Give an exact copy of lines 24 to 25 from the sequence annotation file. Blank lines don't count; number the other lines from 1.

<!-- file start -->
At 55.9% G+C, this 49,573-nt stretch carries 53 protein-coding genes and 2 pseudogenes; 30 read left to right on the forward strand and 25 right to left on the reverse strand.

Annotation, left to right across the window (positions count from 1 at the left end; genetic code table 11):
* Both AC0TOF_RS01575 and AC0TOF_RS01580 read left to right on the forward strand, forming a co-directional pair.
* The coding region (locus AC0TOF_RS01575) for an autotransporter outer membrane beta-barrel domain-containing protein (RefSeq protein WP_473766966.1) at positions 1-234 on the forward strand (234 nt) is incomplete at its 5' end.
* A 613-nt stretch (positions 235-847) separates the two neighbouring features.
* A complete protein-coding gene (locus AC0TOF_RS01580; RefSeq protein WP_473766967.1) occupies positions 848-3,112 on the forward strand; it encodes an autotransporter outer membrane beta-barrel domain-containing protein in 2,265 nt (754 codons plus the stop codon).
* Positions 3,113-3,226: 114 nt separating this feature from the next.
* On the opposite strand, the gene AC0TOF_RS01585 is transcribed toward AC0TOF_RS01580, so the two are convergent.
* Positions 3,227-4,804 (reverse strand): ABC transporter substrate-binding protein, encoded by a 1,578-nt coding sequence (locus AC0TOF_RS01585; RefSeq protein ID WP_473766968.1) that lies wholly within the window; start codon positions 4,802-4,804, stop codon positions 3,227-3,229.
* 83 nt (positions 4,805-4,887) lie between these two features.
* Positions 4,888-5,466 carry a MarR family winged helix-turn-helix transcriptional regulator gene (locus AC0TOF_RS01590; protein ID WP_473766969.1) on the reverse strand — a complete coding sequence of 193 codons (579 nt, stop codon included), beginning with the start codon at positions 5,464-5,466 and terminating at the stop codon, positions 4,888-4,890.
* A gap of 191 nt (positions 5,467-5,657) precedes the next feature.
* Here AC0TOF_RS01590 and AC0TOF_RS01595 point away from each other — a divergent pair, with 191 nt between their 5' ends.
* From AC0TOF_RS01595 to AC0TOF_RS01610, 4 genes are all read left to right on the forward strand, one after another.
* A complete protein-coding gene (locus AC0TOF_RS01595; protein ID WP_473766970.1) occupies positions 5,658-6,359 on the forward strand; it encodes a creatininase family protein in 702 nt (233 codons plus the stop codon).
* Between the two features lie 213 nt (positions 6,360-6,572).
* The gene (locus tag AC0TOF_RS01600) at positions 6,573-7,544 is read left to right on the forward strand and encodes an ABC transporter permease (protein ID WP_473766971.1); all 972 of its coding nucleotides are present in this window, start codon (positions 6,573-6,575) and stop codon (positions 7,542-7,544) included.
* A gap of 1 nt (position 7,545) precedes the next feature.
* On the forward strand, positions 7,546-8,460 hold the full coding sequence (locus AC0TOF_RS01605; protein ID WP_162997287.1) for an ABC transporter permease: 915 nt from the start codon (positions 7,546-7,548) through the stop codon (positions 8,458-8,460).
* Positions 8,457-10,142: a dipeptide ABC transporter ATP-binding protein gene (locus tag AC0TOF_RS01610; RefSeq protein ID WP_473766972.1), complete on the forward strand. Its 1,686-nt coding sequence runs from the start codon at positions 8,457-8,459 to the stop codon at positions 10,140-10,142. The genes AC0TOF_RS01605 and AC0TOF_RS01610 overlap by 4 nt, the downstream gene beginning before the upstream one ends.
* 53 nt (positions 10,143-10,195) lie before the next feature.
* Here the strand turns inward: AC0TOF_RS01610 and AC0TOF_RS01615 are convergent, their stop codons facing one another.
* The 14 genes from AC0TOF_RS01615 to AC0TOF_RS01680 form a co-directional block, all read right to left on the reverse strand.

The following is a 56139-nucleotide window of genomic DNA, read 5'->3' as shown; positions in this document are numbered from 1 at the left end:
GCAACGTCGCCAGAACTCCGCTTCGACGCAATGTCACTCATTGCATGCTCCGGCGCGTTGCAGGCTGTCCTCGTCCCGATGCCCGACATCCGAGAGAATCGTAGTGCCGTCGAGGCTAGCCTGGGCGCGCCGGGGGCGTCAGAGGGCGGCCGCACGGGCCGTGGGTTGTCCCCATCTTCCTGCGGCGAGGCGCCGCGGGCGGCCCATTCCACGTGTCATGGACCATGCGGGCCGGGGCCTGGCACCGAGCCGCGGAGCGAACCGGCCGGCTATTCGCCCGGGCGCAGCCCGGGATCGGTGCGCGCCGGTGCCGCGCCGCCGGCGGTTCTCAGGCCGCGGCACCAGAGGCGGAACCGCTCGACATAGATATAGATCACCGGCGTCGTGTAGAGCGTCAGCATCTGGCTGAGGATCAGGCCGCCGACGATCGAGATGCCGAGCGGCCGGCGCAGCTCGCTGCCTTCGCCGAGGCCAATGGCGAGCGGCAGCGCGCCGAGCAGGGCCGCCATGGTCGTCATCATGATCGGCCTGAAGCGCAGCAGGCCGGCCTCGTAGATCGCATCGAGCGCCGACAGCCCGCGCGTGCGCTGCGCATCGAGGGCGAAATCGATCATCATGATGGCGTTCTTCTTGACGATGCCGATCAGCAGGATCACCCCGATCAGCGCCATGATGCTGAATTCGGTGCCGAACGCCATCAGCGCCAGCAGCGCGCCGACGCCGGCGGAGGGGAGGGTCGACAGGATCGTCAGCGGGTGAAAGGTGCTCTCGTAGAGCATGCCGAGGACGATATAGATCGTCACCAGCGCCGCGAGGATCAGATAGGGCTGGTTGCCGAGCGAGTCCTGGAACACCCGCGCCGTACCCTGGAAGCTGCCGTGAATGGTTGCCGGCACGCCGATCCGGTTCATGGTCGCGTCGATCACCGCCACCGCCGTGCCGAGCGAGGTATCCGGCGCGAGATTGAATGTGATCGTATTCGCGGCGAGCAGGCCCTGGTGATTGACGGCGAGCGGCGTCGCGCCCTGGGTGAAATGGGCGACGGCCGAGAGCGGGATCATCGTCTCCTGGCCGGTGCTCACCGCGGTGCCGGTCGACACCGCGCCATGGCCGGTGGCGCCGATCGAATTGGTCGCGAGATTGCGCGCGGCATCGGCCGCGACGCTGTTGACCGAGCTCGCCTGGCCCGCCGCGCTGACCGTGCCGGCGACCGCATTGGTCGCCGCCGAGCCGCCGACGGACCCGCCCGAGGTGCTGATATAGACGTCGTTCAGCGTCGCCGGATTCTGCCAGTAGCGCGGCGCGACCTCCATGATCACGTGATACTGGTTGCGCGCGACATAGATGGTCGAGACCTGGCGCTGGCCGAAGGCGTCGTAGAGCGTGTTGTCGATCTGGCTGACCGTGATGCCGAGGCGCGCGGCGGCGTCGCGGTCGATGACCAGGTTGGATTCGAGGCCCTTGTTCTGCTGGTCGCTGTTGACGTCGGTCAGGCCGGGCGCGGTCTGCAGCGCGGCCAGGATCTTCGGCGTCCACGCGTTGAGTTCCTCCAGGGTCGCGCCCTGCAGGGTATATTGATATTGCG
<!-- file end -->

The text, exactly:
The following is a 56139-nucleotide window of genomic DNA, read 5'->3' as shown; positions in this document are numbered from 1 at the left end:
GCAACGTCGCCAGAACTCCGCTTCGACGCAATGTCACTCATTGCATGCTCCGGCGCGTTGCAGGCTGTCCTCGTCCCGATGCCCGACATCCGAGAGAATCGTAGTGCCGTCGAGGCTAGCCTGGGCGCGCCGGGGGCGTCAGAGGGCGGCCGCACGGGCCGTGGGTTGTCCCCATCTTCCTGCGGCGAGGCGCCGCGGGCGGCCCATTCCACGTGTCATGGACCATGCGGGCCGGGGCCTGGCACCGAGCCGCGGAGCGAACCGGCCGGCTATTCGCCCGGGCGCAGCCCGGGATCGGTGCGCGCCGGTGCCGCGCCGCCGGCGGTTCTCAGGCCGCGGCACCAGAGGCGGAACCGCTCGACATAGATATAGATCACCGGCGTCGTGTAGAGCGTCAGCATCTGGCTGAGGATCAGGCCGCCGACGATCGAGATGCCGAGCGGCCGGCGCAGCTCGCTGCCTTCGCCGAGGCCAATGGCGAGCGGCAGCGCGCCGAGCAGGGCCGCCATGGTCGTCATCATGATCGGCCTGAAGCGCAGCAGGCCGGCCTCGTAGATCGCATCGAGCGCCGACAGCCCGCGCGTGCGCTGCGCATCGAGGGCGAAATCGATCATCATGATGGCGTTCTTCTTGACGATGCCGATCAGCAGGATCACCCCGATCAGCGCCATGATGCTGAATTCGGTGCCGAACGCCATCAGCGCCAGCAGCGCGCCGACGCCGGCGGAGGGGAGGGTCGACAGGATCGTCAGCGGGTGAAAGGTGCTCTCGTAGAGCATGCCGAGGACGATATAGATCGTCACCAGCGCCGCGAGGATCAGATAGGGCTGGTTGCCGAGCGAGTCCTGGAACACCCGCGCCGTACCCTGGAAGCTGCCGTGAATGGTTGCCGGCACGCCGATCCGGTTCATGGTCGCGTCGATCACCGCCACCGCCGTGCCGAGCGAGGTATCCGGCGCGAGATTGAATGTGATCGTATTCGCGGCGAGCAGGCCCTGGTGATTGACGGCGAGCGGCGTCGCGCCCTGGGTGAAATGGGCGACGGCCGAGAGCGGGATCATCGTCTCCTGGCCGGTGCTCACCGCGGTGCCGGTCGACACCGCGCCATGGCCGGTGGCGCCGATCGAATTGGTCGCGAGATTGCGCGCGGCATCGGCCGCGACGCTGTTGACCGAGCTCGCCTGGCCCGCCGCGCTGACCGTGCCGGCGACCGCATTGGTCGCCGCCGAGCCGCCGACGGACCCGCCCGAGGTGCTGATATAGACGTCGTTCAGCGTCGCCGGATTCTGCCAGTAGCGCGGCGCGACCTCCATGATCACGTGATACTGGTTGCGCGCGACATAGATGGTCGAGACCTGGCGCTGGCCGAAGGCGTCGTAGAGCGTGTTGTCGATCTGGCTGACCGTGATGCCGAGGCGCGCGGCGGCGTCGCGGTCGATGACCAGGTTGGATTCGAGGCCCTTGTTCTGCTGGTCGCTGTTGACGTCGGTCAGGCCGGGCGCGGTCTGCAGCGCGGCCAGGATCTTCGGCGTCCACGCGTTGAGTTCCTCCAGGGTCGCGCCCTGCAGGGTATATTGATATTGCG